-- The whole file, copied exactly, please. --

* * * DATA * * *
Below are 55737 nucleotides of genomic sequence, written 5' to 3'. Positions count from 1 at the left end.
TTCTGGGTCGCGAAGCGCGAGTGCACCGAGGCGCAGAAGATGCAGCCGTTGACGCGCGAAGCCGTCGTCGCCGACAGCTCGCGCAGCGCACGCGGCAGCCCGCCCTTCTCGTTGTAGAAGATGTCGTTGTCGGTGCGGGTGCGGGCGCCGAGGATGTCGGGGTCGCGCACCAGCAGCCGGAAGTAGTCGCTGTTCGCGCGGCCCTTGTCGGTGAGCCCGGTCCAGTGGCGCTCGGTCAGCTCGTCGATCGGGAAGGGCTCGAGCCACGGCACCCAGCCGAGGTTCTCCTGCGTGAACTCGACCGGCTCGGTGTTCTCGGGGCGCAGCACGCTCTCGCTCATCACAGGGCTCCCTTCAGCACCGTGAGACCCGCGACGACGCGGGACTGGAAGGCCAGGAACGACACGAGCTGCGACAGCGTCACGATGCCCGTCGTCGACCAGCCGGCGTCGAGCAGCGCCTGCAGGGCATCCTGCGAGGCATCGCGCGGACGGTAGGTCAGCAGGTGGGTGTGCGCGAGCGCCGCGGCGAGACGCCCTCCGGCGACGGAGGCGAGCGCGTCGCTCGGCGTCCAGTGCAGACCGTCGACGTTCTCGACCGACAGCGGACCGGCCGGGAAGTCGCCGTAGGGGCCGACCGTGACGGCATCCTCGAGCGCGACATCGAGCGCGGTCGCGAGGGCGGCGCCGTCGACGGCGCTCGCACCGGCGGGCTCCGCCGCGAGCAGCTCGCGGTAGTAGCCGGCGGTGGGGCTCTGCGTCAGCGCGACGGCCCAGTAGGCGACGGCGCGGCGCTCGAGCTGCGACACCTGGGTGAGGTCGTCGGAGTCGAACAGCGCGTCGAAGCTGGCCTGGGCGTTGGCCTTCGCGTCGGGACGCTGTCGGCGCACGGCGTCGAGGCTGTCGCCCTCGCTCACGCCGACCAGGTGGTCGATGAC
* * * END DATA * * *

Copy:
Below are 55737 nucleotides of genomic sequence, written 5' to 3'. Positions count from 1 at the left end.
TTCTGGGTCGCGAAGCGCGAGTGCACCGAGGCGCAGAAGATGCAGCCGTTGACGCGCGAAGCCGTCGTCGCCGACAGCTCGCGCAGCGCACGCGGCAGCCCGCCCTTCTCGTTGTAGAAGATGTCGTTGTCGGTGCGGGTGCGGGCGCCGAGGATGTCGGGGTCGCGCACCAGCAGCCGGAAGTAGTCGCTGTTCGCGCGGCCCTTGTCGGTGAGCCCGGTCCAGTGGCGCTCGGTCAGCTCGTCGATCGGGAAGGGCTCGAGCCACGGCACCCAGCCGAGGTTCTCCTGCGTGAACTCGACCGGCTCGGTGTTCTCGGGGCGCAGCACGCTCTCGCTCATCACAGGGCTCCCTTCAGCACCGTGAGACCCGCGACGACGCGGGACTGGAAGGCCAGGAACGACACGAGCTGCGACAGCGTCACGATGCCCGTCGTCGACCAGCCGGCGTCGAGCAGCGCCTGCAGGGCATCCTGCGAGGCATCGCGCGGACGGTAGGTCAGCAGGTGGGTGTGCGCGAGCGCCGCGGCGAGACGCCCTCCGGCGACGGAGGCGAGCGCGTCGCTCGGCGTCCAGTGCAGACCGTCGACGTTCTCGACCGACAGCGGACCGGCCGGGAAGTCGCCGTAGGGGCCGACCGTGACGGCATCCTCGAGCGCGACATCGAGCGCGGTCGCGAGGGCGGCGCCGTCGACGGCGCTCGCACCGGCGGGCTCCGCCGCGAGCAGCTCGCGGTAGTAGCCGGCGGTGGGGCTCTGCGTCAGCGCGACGGCCCAGTAGGCGACGGCGCGGCGCTCGAGCTGCGACACCTGGGTGAGGTCGTCGGAGTCGAACAGCGCGTCGAAGCTGGCCTGGGCGTTGGCCTTCGCGTCGGGACGCTGTCGGCGCACGGCGTCGAGGCTGTCGCCCTCGCTCACGCCGACCAGGTGGTCGATGAC